ILNews

Editorial: Human trafficking is local issue

Editorial Indiana Lawyer
November 10, 2010
Keywords
Back to TopCommentsE-mailPrintBookmark and Share
Indiana Lawyer Editorial

It’s a silent and devastating problem going on right under our noses, and it’s going to take courage and a willingness to ask invasive and uncomfortable questions to stop it.

A handful of years ago or more, when Abby Kuzma was executive director of the Neighborhood Christian Legal Clinic, she met a Mexican man who had been held against his will and forced to live and work while under armed guard in a warehouse in Pennsylvania. He’d been promised a regular job by the person who brought him across the border, only to find slave-like conditions. A family member figured out his plight and helped him break free, but the man was on the run from his captors and Kuzma was unable to convince him that she wanted to help him; he feared she would return him to his life of servitude.

If your first thought on reading that is “he shouldn’t be here illegally in the first place” then you are part of the problem, because human trafficking isn’t just about enslaving people in warehouses – it’s also about people being forced into prostitution, and worse.

Now in her role as director and chief counsel for the Consumer Protection Division of the Indiana Attorney General, Kuzma is still interested in the outcomes of these kinds of cases, as are advocates who work with domestic violence victims, lawyers who focus on human rights, and immigration lawyers. You can read about the issue in a story that begins on page 1 of this issue of the newspaper.

While Kuzma wasn’t able to help the man she met, she was able to help a 16-year-old girl from Honduras, who had been abducted by a gang and prostituted from the time she was 13 or 14. The girl was reunited with her mother, who lives in the United States.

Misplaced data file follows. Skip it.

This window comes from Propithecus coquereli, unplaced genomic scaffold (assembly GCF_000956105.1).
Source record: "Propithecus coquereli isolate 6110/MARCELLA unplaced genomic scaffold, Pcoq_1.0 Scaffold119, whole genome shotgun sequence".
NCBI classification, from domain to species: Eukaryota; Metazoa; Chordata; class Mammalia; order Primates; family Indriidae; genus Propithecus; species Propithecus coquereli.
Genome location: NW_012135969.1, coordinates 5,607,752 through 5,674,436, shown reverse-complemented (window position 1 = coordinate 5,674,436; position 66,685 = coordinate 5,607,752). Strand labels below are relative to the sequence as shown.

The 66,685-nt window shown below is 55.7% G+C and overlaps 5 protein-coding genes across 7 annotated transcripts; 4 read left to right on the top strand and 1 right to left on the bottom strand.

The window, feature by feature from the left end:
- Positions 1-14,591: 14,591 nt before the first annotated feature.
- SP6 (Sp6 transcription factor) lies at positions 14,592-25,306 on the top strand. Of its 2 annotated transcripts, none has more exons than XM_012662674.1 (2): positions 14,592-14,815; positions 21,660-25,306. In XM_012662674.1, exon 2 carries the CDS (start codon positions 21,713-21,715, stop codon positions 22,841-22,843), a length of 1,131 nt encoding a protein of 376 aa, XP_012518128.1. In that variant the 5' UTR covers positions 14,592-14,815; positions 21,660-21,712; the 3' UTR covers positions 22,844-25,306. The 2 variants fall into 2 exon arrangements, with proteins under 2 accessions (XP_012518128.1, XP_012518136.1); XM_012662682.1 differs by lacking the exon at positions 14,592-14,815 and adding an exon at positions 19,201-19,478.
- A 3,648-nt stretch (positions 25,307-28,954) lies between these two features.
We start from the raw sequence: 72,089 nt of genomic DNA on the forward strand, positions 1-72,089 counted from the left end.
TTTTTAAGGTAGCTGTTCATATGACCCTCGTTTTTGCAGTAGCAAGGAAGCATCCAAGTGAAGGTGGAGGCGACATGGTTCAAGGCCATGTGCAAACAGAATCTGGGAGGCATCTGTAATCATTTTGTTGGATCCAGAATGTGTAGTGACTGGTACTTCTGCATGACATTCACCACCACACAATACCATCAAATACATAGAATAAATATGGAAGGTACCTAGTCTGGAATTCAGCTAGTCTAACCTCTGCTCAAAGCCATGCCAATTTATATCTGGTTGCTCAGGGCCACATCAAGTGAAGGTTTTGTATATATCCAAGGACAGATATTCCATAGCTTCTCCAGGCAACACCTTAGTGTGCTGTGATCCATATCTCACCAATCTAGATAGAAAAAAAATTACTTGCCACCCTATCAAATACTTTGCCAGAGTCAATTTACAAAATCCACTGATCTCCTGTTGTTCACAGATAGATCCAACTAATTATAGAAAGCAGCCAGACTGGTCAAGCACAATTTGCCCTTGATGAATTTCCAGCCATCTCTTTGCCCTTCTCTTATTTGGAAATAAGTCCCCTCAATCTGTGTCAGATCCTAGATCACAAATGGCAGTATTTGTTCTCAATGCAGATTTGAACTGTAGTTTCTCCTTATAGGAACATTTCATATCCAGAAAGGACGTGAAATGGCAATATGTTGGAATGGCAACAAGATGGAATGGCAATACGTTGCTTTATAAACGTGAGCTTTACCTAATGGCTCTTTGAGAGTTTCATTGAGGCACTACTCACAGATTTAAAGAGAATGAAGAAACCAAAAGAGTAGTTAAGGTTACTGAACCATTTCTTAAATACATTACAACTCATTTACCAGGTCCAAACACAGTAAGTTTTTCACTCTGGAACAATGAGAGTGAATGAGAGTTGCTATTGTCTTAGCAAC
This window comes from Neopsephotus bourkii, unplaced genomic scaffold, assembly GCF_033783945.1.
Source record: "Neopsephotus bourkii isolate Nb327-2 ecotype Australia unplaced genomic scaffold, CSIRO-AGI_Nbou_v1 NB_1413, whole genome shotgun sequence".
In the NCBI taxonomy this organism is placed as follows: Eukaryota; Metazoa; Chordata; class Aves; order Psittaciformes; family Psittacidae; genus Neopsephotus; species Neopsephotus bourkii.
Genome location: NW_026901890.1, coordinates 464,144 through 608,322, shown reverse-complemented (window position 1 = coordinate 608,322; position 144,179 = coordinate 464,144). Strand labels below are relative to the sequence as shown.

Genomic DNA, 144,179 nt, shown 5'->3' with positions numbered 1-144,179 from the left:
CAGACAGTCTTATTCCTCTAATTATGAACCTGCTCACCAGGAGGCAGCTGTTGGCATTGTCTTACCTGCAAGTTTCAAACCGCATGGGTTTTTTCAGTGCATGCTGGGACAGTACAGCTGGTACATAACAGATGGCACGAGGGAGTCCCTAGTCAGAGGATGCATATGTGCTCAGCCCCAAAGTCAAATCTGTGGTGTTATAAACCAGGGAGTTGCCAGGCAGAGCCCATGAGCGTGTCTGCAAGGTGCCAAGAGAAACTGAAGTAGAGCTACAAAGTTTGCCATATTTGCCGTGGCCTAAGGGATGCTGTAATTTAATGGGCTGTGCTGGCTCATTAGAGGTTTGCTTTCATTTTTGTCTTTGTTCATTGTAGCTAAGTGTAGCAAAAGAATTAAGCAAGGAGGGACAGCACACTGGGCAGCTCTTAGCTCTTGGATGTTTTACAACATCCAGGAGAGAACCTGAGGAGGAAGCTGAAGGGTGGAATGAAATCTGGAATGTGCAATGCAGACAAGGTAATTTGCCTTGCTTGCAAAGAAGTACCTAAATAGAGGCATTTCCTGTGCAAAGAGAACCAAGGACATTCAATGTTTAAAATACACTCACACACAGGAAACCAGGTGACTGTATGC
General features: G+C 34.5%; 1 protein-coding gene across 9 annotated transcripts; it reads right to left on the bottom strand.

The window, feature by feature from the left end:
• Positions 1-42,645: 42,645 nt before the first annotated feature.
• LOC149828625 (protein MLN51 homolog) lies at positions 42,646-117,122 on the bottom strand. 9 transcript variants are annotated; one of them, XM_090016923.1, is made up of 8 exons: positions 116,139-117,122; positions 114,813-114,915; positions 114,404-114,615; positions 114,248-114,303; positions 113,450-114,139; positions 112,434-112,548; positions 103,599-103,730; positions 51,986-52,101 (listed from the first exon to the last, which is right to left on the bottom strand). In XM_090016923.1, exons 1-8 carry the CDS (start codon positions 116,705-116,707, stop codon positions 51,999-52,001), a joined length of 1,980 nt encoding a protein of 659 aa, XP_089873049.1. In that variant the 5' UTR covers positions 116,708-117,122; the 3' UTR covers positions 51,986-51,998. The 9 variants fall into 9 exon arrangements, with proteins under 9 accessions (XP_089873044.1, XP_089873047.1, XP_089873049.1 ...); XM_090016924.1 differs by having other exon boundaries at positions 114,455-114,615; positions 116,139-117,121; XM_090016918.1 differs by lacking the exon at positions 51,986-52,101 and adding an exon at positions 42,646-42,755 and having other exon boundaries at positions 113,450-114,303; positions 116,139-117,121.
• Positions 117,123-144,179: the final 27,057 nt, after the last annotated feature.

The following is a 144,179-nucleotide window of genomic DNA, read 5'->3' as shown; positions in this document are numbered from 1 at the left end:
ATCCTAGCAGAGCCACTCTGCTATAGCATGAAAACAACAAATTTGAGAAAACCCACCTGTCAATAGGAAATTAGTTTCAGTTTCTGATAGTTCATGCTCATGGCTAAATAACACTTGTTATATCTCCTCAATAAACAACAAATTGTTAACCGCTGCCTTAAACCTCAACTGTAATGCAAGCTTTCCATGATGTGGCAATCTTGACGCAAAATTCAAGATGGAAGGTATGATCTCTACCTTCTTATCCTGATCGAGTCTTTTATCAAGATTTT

Domestic violence victim advocates say the problem is on the rise in Indiana, but it is being noticed in rural parts of the state. The power and control exhibited by a trafficker is often the same as that demonstrated by someone who abuses his or her domestic partner. It’s a problem we all need to be aware of so we can do something about it.

The Indiana Department of Labor is supposed to be on the alert for calls that come in regarding unfair wages or employment practices that might relate to human trafficking. Police are also supposed to be aware of how to interact with potential victims, especially when it comes to prostitution. Other outreach efforts include domestic violence shelters and hospitals that treat those with low incomes and the uninsured.

But the outreach effort also can include you.

Kuzma said it best: “… if you see a girl who is not in school who seems to be working somewhere – including next door and working there all hours, like a domestic slave, if not for you, who would be asking the question? Maybe if you see her in a grocery line, maybe that’s the opportunity to find out who she is.”

If not for you, who would be asking the question? If you’re wrong, all you’ve done is perhaps ask an intrusive question and embarrassed yourself a little.

But what if you’re right?•

ADVERTISEMENT

Post a comment to this story

COMMENTS POLICY